The biggest and newest IBM z196 mainframe sporting the newest z196 cpu, gives 50.000 MIPS. The z196 IBM Mainframe has 24 such z196 cpus.

    IBM claims the biggest Mainframe can virtualize 1.500 x86 servers. How can that be true, when the biggest mainframe has 24 cpus, each slower than a decent x86 cpu?

    Here are references:
    http://en.wikipedia.org/wiki/Hercules_%28emulator%29#Performance

    http://www-03.ibm.com/press/us/en/pressrelease/32414.wss
    Orvar
    • Also says:

      It is difficult to determine exactly how Hercules emulation speeds correspond to real mainframe hardware. This is partially due to the difficulty of comparing real mainframe hardware to other PCs and servers as well as the lack of a concrete performance measurement. AND For every mainframe after the 9672 Generation 1, Hercules would generally be the lowest end system.

      Much of the value of z/series is in the virtualization of everything (C&C, communication, storage, memory, cpu capacity, I/O channels, etc).
      JimboNobody
      • @JimboNobody

        "...For every mainframe after the 9672 Generation 1, Hercules would generally be the lowest end system..."

        According to the founder of TurboHercules, he claims that a 8-socket Intel Nehalem-EX server gives 3.200 MIPS. IBM has recently released new Mainframes, for instance the new zEnterprise 114 which gives 3.100 MIPS.

        "IBM is offering 130 different speed settings across the M05 and M10 machines, ranging from a low of 26 MIPS on the entry M05 to 3,100 MIPS on the largest M10. If you need more oomph than that, you'll need to upgrade to the zEnterprise 196 M15"

        Thus, if you need more Mainframe power than an 8-socket x86 server, you need to upgrade to the largest z196 Mainframe. I would hardly call that "Hercules would generally be the lowest end system"? Instead, Hercules gives more power than mid sized Mainframes.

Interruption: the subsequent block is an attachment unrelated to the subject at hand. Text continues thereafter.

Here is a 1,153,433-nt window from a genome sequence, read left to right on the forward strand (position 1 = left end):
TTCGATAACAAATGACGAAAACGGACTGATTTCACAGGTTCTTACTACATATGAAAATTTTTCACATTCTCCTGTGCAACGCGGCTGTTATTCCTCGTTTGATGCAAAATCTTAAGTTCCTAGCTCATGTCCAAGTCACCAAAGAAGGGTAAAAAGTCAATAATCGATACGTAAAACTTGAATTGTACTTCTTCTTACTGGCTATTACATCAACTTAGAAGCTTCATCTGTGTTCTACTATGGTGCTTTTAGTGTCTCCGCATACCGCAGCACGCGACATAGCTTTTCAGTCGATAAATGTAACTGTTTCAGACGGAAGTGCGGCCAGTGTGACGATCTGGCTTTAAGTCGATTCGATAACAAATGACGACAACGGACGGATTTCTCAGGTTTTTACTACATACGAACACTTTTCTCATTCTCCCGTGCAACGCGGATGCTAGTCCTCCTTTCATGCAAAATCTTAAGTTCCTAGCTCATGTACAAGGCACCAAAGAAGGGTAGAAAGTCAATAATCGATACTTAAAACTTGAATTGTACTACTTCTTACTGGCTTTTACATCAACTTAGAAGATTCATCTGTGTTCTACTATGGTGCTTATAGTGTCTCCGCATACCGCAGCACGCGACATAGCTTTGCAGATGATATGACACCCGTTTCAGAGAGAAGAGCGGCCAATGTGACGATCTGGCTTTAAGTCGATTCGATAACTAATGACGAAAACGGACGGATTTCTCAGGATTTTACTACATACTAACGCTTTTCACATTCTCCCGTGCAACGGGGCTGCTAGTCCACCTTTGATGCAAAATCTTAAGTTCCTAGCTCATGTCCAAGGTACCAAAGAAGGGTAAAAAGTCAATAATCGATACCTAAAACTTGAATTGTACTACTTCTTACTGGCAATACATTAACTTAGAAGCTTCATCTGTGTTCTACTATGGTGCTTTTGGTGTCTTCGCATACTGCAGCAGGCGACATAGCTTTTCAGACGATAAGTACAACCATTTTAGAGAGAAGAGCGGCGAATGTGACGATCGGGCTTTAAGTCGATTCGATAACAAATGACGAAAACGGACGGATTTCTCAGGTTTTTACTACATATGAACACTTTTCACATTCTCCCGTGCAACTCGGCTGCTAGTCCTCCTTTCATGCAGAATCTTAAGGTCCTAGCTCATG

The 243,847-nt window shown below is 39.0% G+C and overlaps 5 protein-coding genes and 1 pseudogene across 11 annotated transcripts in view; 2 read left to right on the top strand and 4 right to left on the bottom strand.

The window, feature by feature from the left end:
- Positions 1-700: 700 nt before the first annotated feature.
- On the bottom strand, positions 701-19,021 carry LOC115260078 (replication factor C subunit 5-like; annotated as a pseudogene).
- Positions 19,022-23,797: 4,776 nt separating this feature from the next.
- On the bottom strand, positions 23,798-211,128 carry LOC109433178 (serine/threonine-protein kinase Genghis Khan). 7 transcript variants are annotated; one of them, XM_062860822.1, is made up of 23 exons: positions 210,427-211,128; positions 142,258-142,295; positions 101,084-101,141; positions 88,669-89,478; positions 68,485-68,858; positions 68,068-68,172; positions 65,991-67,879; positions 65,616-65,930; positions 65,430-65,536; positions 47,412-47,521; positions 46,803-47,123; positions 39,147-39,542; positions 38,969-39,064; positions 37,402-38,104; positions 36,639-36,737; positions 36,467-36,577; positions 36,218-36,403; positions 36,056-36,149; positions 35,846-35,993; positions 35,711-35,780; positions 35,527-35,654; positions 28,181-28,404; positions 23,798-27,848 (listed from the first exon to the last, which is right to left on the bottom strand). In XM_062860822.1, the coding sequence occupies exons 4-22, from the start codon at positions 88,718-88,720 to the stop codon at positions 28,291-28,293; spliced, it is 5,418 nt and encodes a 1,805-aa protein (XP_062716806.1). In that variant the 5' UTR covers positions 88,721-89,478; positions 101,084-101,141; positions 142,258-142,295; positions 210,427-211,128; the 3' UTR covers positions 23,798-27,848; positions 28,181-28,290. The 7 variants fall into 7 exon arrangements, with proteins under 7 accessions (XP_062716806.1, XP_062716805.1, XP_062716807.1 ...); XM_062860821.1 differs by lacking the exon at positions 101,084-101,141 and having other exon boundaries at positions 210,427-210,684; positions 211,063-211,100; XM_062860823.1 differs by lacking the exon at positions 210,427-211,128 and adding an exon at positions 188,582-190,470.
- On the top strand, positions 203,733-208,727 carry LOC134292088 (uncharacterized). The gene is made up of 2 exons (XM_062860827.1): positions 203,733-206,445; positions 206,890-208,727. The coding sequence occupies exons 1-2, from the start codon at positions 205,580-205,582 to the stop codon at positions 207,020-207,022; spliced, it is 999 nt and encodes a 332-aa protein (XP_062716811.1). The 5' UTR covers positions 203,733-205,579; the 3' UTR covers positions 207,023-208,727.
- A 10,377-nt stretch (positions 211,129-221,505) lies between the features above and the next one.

Orvar
    • RE: Linux on Mainframes - an IBM update

      @Orvar

      Firstly the latest mainframes can take up to 64 CPU's.

      Secondly you aren't visualizing x86, this is a completely recompiled distro like linux on Power (IBM mid range server) does it look like red hat/SUSE (soon to be Ubuntu)? Yes but it isn't x86, its completely separate and referred to as zLinux

      The comparison is a bit lazy IBM is claiming that a mainframe with just IFL chips can virtualize 1,500 LPARs (Logical partitions) running linux (zLinux) and this is comparable to 1,500 x86 linux servers
      the.nameless.drifter
      • RE: Linux on Mainframes - an IBM update

        @the.nameless.drifter
        So, if the latest Mainframe gives 50.000 MIPS, and an 8-socket x86 server gives almost 10% of that, under software emulation, we can draw the conclusion that IBM Mainframe cpus are really slow. Even though it is using 64 cpus. Or below, someone says 96 cpus. It seems that no one knows. So I say 24 cpus - as people have explained to me.

        So if an x86 is much faster than an Mainframe cpu, I dont see how an IBM mainframe can run 1.500 x86 servers, virtualized or not?
        Orvar
    • RE: Linux on Mainframes - an IBM update

      @Orvar
      Slow?
      5,4GHz is SLOW ????

      Give me that guide on overclocking CPU of yours... ;)
      przemoli
    • RE: Linux on Mainframes - an IBM update

      @Orvar I believe that you have missed the point. Linux does not have to run on X86 hardware. Linux is available run on a number of hardware platforms. A goodly number of Linux applications are available on those platforms as well.

      The point was that IBM is seeing some success supporting Linux workloads on its mainframe systems.

      Dan K
      dkusnetzky